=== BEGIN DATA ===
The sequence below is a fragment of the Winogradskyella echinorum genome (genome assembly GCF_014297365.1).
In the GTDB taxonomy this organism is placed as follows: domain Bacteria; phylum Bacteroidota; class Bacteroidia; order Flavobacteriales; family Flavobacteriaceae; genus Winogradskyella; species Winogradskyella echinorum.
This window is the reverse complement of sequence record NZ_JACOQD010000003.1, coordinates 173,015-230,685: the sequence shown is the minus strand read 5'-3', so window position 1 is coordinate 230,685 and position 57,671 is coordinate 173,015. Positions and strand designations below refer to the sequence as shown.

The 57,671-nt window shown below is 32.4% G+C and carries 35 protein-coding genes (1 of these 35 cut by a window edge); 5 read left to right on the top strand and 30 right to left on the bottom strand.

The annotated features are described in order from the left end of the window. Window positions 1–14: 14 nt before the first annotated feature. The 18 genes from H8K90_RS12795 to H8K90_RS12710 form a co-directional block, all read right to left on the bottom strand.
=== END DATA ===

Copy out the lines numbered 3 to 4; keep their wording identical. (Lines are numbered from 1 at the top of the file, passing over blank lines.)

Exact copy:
This window is the reverse complement of sequence record NZ_JACOQD010000003.1, coordinates 173,015-230,685: the sequence shown is the minus strand read 5'-3', so window position 1 is coordinate 230,685 and position 57,671 is coordinate 173,015. Positions and strand designations below refer to the sequence as shown.

The 57,671-nt window shown below is 32.4% G+C and carries 35 protein-coding genes (1 of these 35 cut by a window edge); 5 read left to right on the top strand and 30 right to left on the bottom strand.